The effect seemed a little over the top, so after I applied it, I went immediately under Photoshop’s Edit menu and chose Fade, then I lowered the intensity to just 60% (as seen in the image above).

    If you want to tweak the settings, there are a row of tabs under the main Preview window where you can tweak the Exposure, Detail, Color, and Noise.

    Once I saw how the effect looked, I thought it would be interesting to see how the Topaz Adjust effect compared to the Lucis Pro plug-in look, so I went back to the original unretouched image and tried the Lucis Pro 6.0 plug-in (shown below).

    topaz-5

    Here’s the Lucis Pro 6.0 Interface window. I lowered the Enhance Detail amount to 60 and clicked OK.

    topaz-6

    You can see the effect looks fairly similar (shown above). I also wanted to compare the effect using the same image I had used in a previous article (the image is of rapper 10-Minute).

    topaz-7b

    Here’s the original image (above), right out of the camera.

    topaz-7

    The image above has the Lucis Pro 6.0 plug-in applied at that same setting of 60.

    topaz-8

    Here’s the same original image but with the Topaz Adjust filter applied (using the same Psychedelic preset). You can see the obvious green color cast on this image, so I hit “undo” and then went back to the filter to tweak the settings.

    topaz-9

    Here’s the same filter with just one setting tweaked: I clicked on the Color tab and lowered the Adaptive Saturation amount to zero. How did I know which slider to adjust? I didn’t. I just dragged each one back and forth until I found one that did it. I know—pretty high-tech, eh? ;-)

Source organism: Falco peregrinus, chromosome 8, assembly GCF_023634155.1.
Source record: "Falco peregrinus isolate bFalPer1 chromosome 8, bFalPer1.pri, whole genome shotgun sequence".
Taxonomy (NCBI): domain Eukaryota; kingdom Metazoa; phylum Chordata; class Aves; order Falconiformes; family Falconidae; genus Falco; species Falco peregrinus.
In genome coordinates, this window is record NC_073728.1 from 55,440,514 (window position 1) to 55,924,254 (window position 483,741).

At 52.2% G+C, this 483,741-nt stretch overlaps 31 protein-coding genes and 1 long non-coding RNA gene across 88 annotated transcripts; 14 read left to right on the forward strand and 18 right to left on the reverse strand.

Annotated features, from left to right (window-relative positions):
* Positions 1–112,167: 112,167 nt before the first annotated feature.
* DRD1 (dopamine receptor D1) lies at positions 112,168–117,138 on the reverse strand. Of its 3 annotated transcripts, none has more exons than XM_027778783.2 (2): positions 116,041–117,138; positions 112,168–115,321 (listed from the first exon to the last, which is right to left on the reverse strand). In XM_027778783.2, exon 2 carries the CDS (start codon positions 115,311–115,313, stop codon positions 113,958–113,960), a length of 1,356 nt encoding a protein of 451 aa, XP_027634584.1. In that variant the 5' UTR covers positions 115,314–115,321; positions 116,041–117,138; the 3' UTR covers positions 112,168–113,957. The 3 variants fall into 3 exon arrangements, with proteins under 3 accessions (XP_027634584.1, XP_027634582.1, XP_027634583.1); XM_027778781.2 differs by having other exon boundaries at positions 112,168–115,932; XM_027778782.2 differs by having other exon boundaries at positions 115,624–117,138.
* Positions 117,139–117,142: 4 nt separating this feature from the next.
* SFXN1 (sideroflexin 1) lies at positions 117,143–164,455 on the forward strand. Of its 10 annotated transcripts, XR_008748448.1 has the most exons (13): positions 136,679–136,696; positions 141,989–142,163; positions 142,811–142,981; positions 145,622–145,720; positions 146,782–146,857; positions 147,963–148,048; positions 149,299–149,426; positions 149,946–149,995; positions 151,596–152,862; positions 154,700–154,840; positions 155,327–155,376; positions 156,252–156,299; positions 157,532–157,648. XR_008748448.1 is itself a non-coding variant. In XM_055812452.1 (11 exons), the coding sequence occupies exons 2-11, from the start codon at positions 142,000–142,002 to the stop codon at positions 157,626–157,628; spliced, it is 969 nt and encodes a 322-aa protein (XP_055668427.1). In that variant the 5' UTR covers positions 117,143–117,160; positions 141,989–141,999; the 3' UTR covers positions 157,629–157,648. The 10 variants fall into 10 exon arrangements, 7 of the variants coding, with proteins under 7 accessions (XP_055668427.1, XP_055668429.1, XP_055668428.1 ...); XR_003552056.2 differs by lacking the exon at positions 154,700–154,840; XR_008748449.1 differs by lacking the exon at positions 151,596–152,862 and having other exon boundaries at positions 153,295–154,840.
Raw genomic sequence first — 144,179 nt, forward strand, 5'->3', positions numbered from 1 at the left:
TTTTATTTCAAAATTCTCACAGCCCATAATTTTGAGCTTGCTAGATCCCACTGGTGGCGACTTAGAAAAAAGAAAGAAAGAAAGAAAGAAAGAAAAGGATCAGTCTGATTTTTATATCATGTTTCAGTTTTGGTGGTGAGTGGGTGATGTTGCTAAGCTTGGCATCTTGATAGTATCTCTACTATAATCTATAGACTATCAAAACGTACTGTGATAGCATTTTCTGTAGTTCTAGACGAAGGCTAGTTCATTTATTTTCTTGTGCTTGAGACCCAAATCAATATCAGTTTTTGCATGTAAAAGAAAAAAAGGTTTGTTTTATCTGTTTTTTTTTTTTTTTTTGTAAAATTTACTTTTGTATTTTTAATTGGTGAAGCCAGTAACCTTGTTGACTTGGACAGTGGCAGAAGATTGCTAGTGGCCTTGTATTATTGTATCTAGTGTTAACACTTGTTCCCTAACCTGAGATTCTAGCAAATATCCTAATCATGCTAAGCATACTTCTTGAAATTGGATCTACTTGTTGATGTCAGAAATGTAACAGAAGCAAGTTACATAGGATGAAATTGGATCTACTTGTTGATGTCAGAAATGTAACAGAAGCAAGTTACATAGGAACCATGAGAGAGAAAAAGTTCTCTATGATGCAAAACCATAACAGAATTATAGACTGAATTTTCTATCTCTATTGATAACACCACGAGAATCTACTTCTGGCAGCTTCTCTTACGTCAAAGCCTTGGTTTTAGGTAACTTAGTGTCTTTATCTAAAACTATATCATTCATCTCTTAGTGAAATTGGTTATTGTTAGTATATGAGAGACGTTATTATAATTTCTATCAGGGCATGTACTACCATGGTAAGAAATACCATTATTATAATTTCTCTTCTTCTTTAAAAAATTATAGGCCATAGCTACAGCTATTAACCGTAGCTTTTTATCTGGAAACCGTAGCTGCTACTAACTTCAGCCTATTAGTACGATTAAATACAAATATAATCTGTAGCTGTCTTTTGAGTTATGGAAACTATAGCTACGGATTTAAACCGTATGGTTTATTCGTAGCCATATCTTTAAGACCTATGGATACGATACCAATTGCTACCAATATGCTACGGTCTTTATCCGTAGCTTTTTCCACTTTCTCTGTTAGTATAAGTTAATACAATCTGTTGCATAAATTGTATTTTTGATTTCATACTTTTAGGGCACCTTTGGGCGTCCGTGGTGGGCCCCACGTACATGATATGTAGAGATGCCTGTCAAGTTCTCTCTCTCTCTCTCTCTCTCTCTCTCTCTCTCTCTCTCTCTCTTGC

The Bottomline
    While the underlying mathematical algorithm in the Lucis Pro 6.0 plug-in will probably produce a technically better image with less noise, they both create a somewhat similar effect. However, in my opinion there are three big advantages that the Topaz Adjust plug-in has that really tip the scales in its favor big time.

    1. The affordable $49 price tag. That’s nearly $550 cheaper than the Lucis Pro 6.0 plug-in. Yikes!
    2. The fact that it doesn’t require a hardware dongle (like the Lucis Pro plug-in does), is huge. In fact, the whole hardware dongle thing with Lucis Pro is a deal killer for me right off the bat, and I know a lot of people feel the same way.
    3. The thumbnail previews, and ability to toggle through them live, is a big advantage and makes the tool that much more usable.

    Thus far, the plug-in has performed flawlessly for me (not a single problem on two different machines), but as I mentioned; it’s not the fastest plug-in in town. That’s really shouldn’t be an issue, unless you’re applying this look to a few hundred photos (and I’m praying you don’t).

    NOTE: The most common way I use this plug-in, is to duplicate the layer; apply the filter on this duplicate layer, then hide this layer behind a layer mask (Option/Alt click the Layer Mask icon), then just reveal the effect where I want it by painting in white with a soft-edged brush.

    While both plug-ins will do much more than I’ve outlined here, if you’re looking for this particular look, and you want a plug-in to do all the heavy lifting for you, it’s hard to beat what Topaz Adjust offers at such an incredibly affordable price.

    You can download a free fully-working trial version from the Topaz Labs website, and give it a try yourself.